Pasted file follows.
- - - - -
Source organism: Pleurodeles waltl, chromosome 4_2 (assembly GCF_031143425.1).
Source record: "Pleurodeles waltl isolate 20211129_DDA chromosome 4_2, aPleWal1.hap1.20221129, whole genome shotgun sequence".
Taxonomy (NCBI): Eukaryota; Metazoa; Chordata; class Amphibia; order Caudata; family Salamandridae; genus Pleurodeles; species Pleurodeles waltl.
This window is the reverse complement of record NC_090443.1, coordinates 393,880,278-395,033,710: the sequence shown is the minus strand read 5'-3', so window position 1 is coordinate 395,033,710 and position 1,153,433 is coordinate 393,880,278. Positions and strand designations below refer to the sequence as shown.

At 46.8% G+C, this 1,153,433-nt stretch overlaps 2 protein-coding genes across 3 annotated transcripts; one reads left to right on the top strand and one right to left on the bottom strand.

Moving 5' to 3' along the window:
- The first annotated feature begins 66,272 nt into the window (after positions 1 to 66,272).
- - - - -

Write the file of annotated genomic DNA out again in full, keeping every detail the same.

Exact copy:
Source organism: Pleurodeles waltl, chromosome 4_2 (assembly GCF_031143425.1).
Source record: "Pleurodeles waltl isolate 20211129_DDA chromosome 4_2, aPleWal1.hap1.20221129, whole genome shotgun sequence".
Taxonomy (NCBI): Eukaryota; Metazoa; Chordata; class Amphibia; order Caudata; family Salamandridae; genus Pleurodeles; species Pleurodeles waltl.
This window is the reverse complement of record NC_090443.1, coordinates 393,880,278-395,033,710: the sequence shown is the minus strand read 5'-3', so window position 1 is coordinate 395,033,710 and position 1,153,433 is coordinate 393,880,278. Positions and strand designations below refer to the sequence as shown.

At 46.8% G+C, this 1,153,433-nt stretch overlaps 2 protein-coding genes across 3 annotated transcripts; one reads left to right on the top strand and one right to left on the bottom strand.

Moving 5' to 3' along the window:
- The first annotated feature begins 66,272 nt into the window (after positions 1 to 66,272).